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I have a pretty basic REST call that is written using node / express that takes 2 datetimes as parameters(http://localhost:3000/schedules/'2012-06-28T16:00:00'/'2012-06-28T19:00:00') It works fine locally when I run my tests against the node executable directly(on windows and on my mac) but when I deploy it to Azure via git, I get the infamous yellow screen.

The debugging log from azure is empty(never getting to my console.logs in node) so I'm guessing that the error is occurring somewhere in iisnode before it gets routed to the node exe. The call does work fine if I use the following format (http://localhost:3000/schedules/2012-06-28/2012-06-29). I was about to install iisnode to test a little more but I was wondering if anyone else has run into this issue before I delve an deeper.

Here's some partial chunks of code:


function(req, res, next, startdate) {
    req.startdate = startdate;

function(req, res, next, enddate) {
    req.enddate = enddate;



exports.getSchedulesByStartDateAndEndDate = function(req, res){
    ScheduleProvider.getSchedulesByStartDateAndEndDate(req.params.startdate,     req.params.enddate,function(schedules){


ScheduleProvider.prototype.getSchedulesByStartDateAndEndDate =     function(startdate,enddate,callback){
var stDate = startdate;
var endDate = enddate;
if (stDate !== undefined) {
    var startDate = new Date(unescape(stDate.toString()).replace(/'/gi, ""));
    endDate = new Date(endDate === undefined ? startDate: unescape(endDate.toString()).replace(/'/gi, ""));
    var sttimes = getTimes(startDate);
    var endtimes = getTimes(endDate);

        $or: [
            'StartDate': {
                $gte: sttimes[0],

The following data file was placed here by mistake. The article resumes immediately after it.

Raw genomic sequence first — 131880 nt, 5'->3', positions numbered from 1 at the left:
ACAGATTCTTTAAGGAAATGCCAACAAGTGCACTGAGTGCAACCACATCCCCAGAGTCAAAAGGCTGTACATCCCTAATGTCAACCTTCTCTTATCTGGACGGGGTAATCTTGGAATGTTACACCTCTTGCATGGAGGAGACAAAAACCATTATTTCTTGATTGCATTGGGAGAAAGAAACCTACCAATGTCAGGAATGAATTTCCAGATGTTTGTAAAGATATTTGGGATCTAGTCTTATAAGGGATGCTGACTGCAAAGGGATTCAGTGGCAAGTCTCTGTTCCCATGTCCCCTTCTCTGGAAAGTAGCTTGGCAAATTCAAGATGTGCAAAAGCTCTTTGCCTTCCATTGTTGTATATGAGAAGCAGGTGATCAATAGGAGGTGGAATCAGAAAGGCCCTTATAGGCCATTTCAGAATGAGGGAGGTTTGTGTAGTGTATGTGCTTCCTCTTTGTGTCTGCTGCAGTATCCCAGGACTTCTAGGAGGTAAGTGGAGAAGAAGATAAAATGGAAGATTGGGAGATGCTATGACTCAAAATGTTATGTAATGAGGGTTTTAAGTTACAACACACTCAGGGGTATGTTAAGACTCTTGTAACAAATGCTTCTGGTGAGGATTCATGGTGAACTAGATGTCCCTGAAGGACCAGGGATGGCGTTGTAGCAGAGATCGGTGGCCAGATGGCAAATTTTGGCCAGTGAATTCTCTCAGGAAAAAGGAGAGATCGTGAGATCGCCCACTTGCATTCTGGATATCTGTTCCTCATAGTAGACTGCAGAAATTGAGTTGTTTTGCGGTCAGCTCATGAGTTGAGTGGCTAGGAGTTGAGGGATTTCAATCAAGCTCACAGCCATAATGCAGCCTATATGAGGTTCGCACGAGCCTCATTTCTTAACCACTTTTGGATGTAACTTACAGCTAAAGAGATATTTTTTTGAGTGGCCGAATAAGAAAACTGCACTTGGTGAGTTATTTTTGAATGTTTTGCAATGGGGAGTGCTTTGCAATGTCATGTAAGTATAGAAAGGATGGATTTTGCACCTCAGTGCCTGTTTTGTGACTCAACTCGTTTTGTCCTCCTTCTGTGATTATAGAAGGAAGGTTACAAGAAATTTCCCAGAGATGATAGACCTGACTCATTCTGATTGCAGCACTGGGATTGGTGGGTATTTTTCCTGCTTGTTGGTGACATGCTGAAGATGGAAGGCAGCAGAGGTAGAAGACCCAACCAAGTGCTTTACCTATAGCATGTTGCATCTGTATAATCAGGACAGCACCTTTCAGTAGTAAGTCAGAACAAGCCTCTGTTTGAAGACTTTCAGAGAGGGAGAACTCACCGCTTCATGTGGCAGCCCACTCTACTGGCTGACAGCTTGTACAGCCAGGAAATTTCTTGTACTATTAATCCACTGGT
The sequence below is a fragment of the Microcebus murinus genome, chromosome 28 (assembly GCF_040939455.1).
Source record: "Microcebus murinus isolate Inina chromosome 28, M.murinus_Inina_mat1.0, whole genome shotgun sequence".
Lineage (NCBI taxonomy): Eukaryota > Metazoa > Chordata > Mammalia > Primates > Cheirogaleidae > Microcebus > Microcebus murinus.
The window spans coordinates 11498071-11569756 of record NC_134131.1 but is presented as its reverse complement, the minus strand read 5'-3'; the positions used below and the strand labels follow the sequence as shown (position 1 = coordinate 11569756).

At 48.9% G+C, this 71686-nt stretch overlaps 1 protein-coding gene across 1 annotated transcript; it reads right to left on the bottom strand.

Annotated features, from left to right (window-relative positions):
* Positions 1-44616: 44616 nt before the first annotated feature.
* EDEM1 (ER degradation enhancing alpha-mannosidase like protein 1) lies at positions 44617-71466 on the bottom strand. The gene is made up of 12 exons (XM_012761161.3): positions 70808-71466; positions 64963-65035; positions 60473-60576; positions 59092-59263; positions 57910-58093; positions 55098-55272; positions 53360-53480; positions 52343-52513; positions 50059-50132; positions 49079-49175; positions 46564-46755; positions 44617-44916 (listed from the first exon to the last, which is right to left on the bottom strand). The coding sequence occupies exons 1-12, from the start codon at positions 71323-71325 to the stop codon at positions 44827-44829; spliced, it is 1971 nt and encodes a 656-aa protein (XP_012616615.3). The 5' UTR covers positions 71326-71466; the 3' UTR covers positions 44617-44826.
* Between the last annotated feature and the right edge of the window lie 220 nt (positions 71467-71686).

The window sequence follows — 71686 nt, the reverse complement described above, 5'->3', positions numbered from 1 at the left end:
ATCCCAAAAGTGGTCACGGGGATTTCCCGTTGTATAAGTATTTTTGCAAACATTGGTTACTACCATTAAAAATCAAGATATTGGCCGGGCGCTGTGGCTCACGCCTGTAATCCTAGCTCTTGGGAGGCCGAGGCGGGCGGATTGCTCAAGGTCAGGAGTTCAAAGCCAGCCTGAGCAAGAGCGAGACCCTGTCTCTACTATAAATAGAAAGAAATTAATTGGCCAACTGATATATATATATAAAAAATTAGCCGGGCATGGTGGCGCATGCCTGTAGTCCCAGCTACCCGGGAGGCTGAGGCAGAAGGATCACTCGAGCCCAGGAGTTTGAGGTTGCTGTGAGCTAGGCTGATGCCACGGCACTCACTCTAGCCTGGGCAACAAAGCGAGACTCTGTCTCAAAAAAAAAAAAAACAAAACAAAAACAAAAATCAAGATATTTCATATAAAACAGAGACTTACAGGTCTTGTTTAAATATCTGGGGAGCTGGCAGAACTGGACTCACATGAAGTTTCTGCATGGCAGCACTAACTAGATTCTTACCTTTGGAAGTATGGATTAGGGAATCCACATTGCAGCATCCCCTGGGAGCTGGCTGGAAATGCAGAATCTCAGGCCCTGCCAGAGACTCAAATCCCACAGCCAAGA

$lt: endtimes[1]
            'EndDate': {
                $gt: sttimes[0],
                $lte: endtimes[1]
    }, function(err, schedules){
}).sort('StartDate', 'ascending');

I'm using mongoose to make the calls but I don't think it's ever getting to the provider or controller code. It's almost like azure is not liking the dates passed in and throwing an exception.

share|improve this question
Is it Windows Azure Web Role or Websites? –  AvkashChauhan Jun 28 '12 at 22:03
This is using the websites stuff release 2 weeks ago. –  Michael Smith Jun 29 '12 at 0:05
Why you are using port 3000? You can still use default port 80 with URL as htp://yourwebsitename.azurewebsites.net/schedules/2012-06-28/2012-06-29. Do you have to use port 3000 fixed in your node code? Can u also try if just basic node.js code works? –  AvkashChauhan Jun 29 '12 at 0:12
That's just for running it locally against the node executable(set to development node_env). On the azure site it's using port 80(set to production node_env). I have other REST services that I can access fine in the same azure site. It's just the one where I'm passing 2 date times that I'm having difficulty with. –  Michael Smith Jun 29 '12 at 0:35
Oh, in that case it seems something code specific on Azure. if you past your code, i might take a look at suggest something. –  AvkashChauhan Jun 29 '12 at 1:11

1 Answer 1

up vote 0 down vote accepted

When running locally, you are using Node directly to host the application. When running in Windows Azure Web Sites you are using both IIS and IISNode as well as Node. I suspect you are having trouble with IIS handling the single quotes and Node (locally) not doing so. You should try running the site locally in IIS (with IISNode) to see if there is the same problem. Possibly the easiest way to do that is to run the site in the Windows Azure Emulator since you can then use the tooling to deploy your application.

share|improve this answer
Thanks. I've been trying for the past day or so to get iisnode working but no luck so far. I've had some other weirdnesses with azure that I have to look into as well so I'll try messing around with the quotes. Thanks for your help. –  Michael Smith Jul 25 '12 at 1:20

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